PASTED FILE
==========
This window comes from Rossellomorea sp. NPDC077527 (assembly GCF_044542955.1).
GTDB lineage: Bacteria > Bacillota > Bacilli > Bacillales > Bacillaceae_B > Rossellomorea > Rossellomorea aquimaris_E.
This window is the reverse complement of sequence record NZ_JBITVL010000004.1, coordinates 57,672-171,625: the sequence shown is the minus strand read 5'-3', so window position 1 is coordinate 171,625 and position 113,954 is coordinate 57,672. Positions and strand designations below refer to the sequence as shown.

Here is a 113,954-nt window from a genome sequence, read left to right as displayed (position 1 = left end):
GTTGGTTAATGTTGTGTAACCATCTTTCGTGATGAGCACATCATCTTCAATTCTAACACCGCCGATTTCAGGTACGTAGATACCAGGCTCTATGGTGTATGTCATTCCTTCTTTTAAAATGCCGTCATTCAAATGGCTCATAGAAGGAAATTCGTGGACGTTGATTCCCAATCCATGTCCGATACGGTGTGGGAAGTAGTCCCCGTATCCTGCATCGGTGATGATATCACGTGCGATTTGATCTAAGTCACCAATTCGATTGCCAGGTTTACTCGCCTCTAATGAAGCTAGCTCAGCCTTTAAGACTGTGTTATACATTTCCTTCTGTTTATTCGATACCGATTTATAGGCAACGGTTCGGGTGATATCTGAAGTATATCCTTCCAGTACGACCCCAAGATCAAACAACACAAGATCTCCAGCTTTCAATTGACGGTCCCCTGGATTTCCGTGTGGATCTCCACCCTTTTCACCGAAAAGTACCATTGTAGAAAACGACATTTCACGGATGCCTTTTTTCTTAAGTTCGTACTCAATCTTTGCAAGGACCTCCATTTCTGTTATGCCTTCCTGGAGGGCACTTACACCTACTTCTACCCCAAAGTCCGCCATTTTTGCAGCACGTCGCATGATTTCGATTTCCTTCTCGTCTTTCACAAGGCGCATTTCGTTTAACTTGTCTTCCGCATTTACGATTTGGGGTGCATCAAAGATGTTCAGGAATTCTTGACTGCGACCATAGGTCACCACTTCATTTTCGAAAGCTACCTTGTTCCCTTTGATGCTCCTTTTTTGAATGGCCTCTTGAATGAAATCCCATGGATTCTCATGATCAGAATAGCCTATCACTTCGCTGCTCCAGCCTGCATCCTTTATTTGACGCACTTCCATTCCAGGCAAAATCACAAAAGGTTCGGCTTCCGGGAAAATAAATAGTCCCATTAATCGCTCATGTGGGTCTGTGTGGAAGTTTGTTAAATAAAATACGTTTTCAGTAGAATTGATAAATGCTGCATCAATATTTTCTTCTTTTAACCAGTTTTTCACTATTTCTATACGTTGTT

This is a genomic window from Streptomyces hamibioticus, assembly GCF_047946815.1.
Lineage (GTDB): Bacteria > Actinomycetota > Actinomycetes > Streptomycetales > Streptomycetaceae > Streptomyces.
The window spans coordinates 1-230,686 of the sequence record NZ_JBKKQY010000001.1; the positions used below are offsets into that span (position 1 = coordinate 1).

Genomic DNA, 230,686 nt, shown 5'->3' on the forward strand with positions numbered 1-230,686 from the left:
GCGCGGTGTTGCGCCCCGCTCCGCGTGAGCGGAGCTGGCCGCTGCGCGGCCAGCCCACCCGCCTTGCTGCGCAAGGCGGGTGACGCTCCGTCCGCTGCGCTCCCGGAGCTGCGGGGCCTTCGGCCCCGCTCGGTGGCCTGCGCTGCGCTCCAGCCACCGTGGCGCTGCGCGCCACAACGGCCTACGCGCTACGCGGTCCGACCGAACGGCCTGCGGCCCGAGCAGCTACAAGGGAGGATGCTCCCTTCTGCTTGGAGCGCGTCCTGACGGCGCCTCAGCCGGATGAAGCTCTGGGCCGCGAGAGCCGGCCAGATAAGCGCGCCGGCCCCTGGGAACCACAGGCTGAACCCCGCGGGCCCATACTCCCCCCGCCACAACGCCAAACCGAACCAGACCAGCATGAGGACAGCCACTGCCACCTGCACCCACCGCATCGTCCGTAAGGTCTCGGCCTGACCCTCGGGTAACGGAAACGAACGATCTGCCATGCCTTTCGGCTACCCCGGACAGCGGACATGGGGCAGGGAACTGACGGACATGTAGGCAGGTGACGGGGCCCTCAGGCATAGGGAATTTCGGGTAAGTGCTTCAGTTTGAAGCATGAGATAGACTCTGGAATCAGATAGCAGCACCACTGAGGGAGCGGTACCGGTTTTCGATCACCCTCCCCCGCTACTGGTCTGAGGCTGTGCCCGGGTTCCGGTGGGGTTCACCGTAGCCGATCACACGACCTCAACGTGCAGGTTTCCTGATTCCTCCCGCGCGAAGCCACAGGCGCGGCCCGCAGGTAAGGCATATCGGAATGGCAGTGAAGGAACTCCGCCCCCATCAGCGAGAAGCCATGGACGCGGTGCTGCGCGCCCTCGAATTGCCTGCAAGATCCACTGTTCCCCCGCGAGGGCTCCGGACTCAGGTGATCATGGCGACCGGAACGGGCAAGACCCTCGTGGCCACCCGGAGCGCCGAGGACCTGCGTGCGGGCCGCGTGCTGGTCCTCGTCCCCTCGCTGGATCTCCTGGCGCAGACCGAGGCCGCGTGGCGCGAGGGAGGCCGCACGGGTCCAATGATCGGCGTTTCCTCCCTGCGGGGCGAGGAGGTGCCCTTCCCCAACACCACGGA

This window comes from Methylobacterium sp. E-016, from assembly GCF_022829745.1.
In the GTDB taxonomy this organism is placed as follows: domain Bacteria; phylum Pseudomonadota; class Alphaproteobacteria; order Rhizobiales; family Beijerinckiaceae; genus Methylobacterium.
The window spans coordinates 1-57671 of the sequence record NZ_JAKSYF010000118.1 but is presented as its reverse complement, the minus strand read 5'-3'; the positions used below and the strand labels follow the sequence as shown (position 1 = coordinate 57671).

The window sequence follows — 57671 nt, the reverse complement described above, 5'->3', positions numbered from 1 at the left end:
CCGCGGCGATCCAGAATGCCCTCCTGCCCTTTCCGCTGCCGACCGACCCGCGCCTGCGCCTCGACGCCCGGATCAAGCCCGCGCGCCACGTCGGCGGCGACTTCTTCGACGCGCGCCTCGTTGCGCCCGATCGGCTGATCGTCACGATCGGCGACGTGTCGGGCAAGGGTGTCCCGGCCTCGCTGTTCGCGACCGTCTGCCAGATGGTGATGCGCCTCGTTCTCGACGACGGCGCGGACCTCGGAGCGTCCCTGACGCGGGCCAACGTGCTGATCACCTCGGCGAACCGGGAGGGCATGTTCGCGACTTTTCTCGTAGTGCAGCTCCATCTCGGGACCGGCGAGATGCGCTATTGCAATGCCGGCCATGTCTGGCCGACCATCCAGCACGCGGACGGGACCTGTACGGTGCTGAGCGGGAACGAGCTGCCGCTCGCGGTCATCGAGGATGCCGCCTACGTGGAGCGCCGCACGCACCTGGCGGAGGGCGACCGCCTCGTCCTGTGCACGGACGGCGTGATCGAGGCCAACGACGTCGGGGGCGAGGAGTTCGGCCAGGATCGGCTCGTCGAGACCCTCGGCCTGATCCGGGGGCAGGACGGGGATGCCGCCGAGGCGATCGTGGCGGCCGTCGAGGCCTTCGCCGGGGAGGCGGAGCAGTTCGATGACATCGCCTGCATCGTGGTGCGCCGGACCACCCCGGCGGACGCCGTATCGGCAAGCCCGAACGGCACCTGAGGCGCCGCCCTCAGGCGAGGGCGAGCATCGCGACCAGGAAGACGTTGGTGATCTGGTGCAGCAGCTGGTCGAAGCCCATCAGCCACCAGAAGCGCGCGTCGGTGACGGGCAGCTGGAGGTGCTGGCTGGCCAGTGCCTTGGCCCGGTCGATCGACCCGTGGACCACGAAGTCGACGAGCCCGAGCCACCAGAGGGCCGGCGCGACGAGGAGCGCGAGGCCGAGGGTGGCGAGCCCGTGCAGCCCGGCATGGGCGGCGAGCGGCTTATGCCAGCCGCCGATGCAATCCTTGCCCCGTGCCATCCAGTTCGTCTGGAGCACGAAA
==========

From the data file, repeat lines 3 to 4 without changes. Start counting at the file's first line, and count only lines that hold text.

This window is the reverse complement of sequence record NZ_JBITVL010000004.1, coordinates 57,672-171,625: the sequence shown is the minus strand read 5'-3', so window position 1 is coordinate 171,625 and position 113,954 is coordinate 57,672. Positions and strand designations below refer to the sequence as shown.

Here is a 113,954-nt window from a genome sequence, read left to right as displayed (position 1 = left end):